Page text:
Uses for Rivets in CNC(engraved vs etched Eli)

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  • source:DAHLER CNC Machining
Rivets are a versatile fastener used in many CNC machining applications. As computer numerical control (CNC) machining continues advancing, rivets remain an integral component for assembling parts. Understanding the capabilities of rivets and best practices for installation ensures durable, high-quality finished products.
What are Rivets?
A rivet is a mechanical fastener that connects two or more materials by inserting a metal shaft through aligned holes in the pieces. The rivet shaft expands when the tail end is upset, flared, bucked or flattened to lock everything together. Rivets consist of the rivet body, shank, head and mandrel.
The body fits into holes drilled through the materials being joined. Aluminum, steel, copper and various alloys create strong, reliable rivets. Different head shapes (round, flat, countersunk) accommodate design needs. Mandrels fill the hollow rivet body to expand and flare the tail during installation.
Key Properties and Benefits
Rivets offer unique properties that make them advantageous for many CNC applications:
- High shear strength: Rivets withstand forces trying to slide joined materials across each other. This makes them suitable for structural connections.
- Vibration resistance: The flared tails resist vibrational loosening, keeping riveted assemblies intact.
- Durability: Aluminum and steel rivets hold up well to exposure, abrasion and daily stresses. Proper installation results in long service life.
- Reusable: Some rivets allow for non-destructive removal and reinsertion if needed for maintenance work.
- Cost-effective: Riveting provides a simple, affordable means of creating solid joints. Hand, pneumatic and hydraulic tools facilitate rapid installation.
Because of these characteristics, rivets serve as reliable fasteners for numerous situations involving CNC workpieces.
CNC Applications for Rivets
CNC machining utilizes rivets in applications such as:
Aerospace: Rivets assemble wings, fuselages, firewalls and other aircraft components that experience substantial vibration and stresses. Machined parts are joined into stable, resilient structures.
Transportation: Heavy trucks and machinery rely on rivets at major joints for durability. CNC produces panels, brackets, hitches and assemblies held together by rivets able to withstand road impacts, loading forces and corrosion.
Infrastructure: Steel girders, cranes, transmission towers, rail tracks and other structures depend on riveted connections capable of withstanding years of service with minimal maintenance needs. CNC fabricates sections joined onsite by pneumatic rivet installation tools.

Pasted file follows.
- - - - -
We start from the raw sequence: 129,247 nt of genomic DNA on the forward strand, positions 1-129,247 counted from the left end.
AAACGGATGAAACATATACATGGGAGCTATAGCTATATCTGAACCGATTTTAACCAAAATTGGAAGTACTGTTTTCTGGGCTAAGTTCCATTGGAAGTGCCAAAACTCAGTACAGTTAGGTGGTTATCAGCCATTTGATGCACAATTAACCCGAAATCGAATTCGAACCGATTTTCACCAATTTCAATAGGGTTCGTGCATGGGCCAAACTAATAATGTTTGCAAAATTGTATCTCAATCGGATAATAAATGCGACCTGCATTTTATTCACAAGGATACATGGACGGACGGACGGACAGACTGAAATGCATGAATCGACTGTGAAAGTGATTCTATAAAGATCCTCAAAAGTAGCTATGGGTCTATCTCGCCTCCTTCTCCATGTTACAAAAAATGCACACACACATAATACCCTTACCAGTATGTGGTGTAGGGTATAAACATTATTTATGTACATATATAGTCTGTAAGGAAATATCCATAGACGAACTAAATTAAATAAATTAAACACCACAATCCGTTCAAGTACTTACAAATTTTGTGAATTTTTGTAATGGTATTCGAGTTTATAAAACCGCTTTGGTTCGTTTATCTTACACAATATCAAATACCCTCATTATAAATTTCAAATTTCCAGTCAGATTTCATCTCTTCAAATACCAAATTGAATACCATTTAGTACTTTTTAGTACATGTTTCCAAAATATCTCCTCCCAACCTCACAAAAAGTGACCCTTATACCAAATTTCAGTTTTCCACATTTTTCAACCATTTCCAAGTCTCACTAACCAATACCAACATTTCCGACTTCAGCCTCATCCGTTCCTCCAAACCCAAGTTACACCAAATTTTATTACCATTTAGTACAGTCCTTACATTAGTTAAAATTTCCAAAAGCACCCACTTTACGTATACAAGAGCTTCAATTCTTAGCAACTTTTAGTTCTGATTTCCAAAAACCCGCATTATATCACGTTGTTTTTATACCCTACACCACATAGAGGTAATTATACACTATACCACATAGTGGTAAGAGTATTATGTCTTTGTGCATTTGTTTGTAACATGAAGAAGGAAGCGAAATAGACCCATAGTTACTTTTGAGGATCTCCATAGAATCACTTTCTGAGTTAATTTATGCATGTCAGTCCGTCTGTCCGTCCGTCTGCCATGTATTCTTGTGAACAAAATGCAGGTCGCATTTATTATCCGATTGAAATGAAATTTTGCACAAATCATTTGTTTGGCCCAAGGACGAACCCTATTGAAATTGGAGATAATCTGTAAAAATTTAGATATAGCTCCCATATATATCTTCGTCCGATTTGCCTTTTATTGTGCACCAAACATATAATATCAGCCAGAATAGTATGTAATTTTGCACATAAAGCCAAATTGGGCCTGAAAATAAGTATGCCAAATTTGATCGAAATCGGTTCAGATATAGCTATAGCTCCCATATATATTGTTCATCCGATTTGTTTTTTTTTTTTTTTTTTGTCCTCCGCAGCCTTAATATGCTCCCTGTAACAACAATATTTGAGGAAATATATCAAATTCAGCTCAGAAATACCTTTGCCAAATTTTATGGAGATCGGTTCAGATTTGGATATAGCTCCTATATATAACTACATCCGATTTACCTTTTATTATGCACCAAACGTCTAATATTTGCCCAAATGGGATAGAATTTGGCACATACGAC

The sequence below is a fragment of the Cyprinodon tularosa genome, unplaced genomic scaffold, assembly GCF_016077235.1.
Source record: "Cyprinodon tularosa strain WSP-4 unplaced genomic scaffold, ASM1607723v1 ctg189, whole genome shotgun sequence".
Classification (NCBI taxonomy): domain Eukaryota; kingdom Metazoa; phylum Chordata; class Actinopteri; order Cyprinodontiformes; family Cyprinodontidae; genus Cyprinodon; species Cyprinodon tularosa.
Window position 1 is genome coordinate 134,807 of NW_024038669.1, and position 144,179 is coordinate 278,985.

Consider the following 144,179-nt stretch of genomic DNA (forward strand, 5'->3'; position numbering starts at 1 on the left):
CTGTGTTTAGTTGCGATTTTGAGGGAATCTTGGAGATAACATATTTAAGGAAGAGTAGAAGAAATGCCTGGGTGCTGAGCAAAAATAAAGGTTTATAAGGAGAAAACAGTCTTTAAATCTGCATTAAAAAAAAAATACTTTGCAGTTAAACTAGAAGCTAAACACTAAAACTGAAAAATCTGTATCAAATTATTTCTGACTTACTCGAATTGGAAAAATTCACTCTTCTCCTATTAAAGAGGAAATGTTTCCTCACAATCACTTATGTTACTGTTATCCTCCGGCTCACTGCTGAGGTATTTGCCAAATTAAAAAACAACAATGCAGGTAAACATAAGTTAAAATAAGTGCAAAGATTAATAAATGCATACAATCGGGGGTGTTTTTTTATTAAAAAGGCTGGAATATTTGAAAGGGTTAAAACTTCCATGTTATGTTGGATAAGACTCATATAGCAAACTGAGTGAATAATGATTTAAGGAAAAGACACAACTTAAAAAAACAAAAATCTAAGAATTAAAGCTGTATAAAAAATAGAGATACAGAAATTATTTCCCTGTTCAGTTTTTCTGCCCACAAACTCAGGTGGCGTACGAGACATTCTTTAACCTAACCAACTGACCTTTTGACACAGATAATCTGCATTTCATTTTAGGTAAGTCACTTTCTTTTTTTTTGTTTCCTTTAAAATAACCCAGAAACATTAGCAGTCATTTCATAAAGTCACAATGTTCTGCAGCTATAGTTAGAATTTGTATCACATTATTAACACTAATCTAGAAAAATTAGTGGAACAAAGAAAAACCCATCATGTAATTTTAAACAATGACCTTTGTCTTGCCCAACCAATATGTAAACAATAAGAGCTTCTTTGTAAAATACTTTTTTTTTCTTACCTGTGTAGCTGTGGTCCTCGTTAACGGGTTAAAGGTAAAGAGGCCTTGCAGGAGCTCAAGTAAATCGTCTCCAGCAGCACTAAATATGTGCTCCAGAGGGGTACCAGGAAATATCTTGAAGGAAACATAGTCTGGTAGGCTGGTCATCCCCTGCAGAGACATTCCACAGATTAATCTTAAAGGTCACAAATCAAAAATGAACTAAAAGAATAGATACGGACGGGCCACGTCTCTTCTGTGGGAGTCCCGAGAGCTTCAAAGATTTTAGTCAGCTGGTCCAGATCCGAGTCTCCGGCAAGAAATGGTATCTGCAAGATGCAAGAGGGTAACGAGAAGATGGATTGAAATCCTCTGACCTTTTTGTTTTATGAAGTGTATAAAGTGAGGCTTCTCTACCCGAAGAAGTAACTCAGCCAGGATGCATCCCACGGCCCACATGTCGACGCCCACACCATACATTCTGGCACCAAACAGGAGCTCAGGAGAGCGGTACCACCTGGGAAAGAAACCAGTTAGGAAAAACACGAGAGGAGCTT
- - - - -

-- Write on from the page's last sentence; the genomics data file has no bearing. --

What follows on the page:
Construction Equipment: Excavators, dozers, skid steers and lifts include riveted pins, arms, cylinders, hinges, gears and other critical components machined on CNCs. Rivets maintain joints despite harsh operating environments.
Plumbing and Hydraulics: Industrial pipes, valves, pumps, oil and gas apparatus utilize rivets for leakproof sealing and reliable mounting. CNC produces components riveted together into systems that contain high-pressure fluids.
Electronics: Computers, kiosks, control panels and other devices rely on rivets to assemble outer casings as well as mount internal PC boards and components in alignment. Rivets allow serviceability while avoiding damage.
Signage: Storefront signs, road markers, exhibits and displays often consist of CNC routed panels riveted together into the finished structure. Rivets accommodate assembly and hold up to weather.
Furniture: Chairs, benches, shelves and recreational items like fitness equipment depend on rivets for stability and safety. CNC feeds sheet metal, tubes, bars and other stock into automated tools that machine finished parts. Rivets then permanently fasten moving linkages and weight-bearing structures.
Best Practices for CNC Riveting
Properly incorporating rivets when designing and machining parts ensures optimal results. Useful tips include:
- Plan adequate space around rivets for tool access during installation to expand and flare the mandrel.
- Design assembly steps so rivets can be driven into final form before surrounding parts block tool access.
- Align rivet holes precisely between mating components so shanks insert smoothly without binding.
- Select rivet sizes and head configurations appropriate for each application's thickness, forces and service conditions.
- Use shown head dimensions to program finish depths when counterboring for flush rivet installation.
- Incorporate lead-in chamfers, backup washers or collars if needed to support material around holes.
- Consider secondary processing like deburring or smoothing surfaces surrounding riveted joints.
- Test prototype assemblies to confirm selected rivets properly join components before final production.
By following best practices, CNC shops can take advantage of rivets' strength, reliability and process efficiencies. Considering joint design, tool access, optimal rivet specifications, and effective driving equipment helps fabricate rugged, quality finished products. Whether developing new applications or optimizing proven designs, rivets remain a foundational option for assembling CNC workpieces into sturdy assemblies. CNC Milling CNC Machining